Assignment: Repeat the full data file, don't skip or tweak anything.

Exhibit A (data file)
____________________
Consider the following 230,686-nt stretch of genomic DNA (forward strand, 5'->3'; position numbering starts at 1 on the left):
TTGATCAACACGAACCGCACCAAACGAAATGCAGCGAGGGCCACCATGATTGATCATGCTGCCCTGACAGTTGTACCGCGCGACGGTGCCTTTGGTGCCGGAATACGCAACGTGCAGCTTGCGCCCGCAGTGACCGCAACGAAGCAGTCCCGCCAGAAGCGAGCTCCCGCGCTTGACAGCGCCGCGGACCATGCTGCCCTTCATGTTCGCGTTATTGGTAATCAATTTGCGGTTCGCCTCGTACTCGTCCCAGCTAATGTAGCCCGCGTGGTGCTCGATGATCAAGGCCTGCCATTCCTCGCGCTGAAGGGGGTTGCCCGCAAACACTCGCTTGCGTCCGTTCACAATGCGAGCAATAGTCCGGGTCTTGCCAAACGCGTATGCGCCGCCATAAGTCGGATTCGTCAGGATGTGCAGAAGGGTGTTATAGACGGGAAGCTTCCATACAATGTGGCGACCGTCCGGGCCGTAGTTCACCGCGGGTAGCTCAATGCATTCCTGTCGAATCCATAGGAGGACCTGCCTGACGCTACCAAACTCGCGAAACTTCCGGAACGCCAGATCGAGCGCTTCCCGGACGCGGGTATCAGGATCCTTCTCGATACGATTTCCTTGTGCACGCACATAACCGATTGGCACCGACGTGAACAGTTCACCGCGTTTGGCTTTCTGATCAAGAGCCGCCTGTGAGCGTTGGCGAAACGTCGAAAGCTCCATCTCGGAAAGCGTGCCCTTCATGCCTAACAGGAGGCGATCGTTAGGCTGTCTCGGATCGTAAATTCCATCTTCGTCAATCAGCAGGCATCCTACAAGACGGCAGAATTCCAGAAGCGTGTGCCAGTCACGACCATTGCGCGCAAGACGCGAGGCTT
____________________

Consider the following 230,686-nt stretch of genomic DNA (forward strand, 5'->3'; position numbering starts at 1 on the left):
TTGATCAACACGAACCGCACCAAACGAAATGCAGCGAGGGCCACCATGATTGATCATGCTGCCCTGACAGTTGTACCGCGCGACGGTGCCTTTGGTGCCGGAATACGCAACGTGCAGCTTGCGCCCGCAGTGACCGCAACGAAGCAGTCCCGCCAGAAGCGAGCTCCCGCGCTTGACAGCGCCGCGGACCATGCTGCCCTTCATGTTCGCGTTATTGGTAATCAATTTGCGGTTCGCCTCGTACTCGTCCCAGCTAATGTAGCCCGCGTGGTGCTCGATGATCAAGGCCTGCCATTCCTCGCGCTGAAGGGGGTTGCCCGCAAACACTCGCTTGCGTCCGTTCACAATGCGAGCAATAGTCCGGGTCTTGCCAAACGCGTATGCGCCGCCATAAGTCGGATTCGTCAGGATGTGCAGAAGGGTGTTATAGACGGGAAGCTTCCATACAATGTGGCGACCGTCCGGGCCGTAGTTCACCGCGGGTAGCTCAATGCATTCCTGTCGAATCCATAGGAGGACCTGCCTGACGCTACCAAACTCGCGAAACTTCCGGAACGCCAGATCGAGCGCTTCCCGGACGCGGGTATCAGGATCCTTCTCGATACGATTTCCTTGTGCACGCACATAACCGATTGGCACCGACGTGAACAGTTCACCGCGTTTGGCTTTCTGATCAAGAGCCGCCTGTGAGCGTTGGCGAAACGTCGAAAGCTCCATCTCGGAAAGCGTGCCCTTCATGCCTAACAGGAGGCGATCGTTAGGCTGTCTCGGATCGTAAATTCCATCTTCGTCAATCAGCAGGCATCCTACAAGACGGCAGAATTCCAGAAGCGTGTGCCAGTCACGACCATTGCGCGCAAGACGCGAGGCTT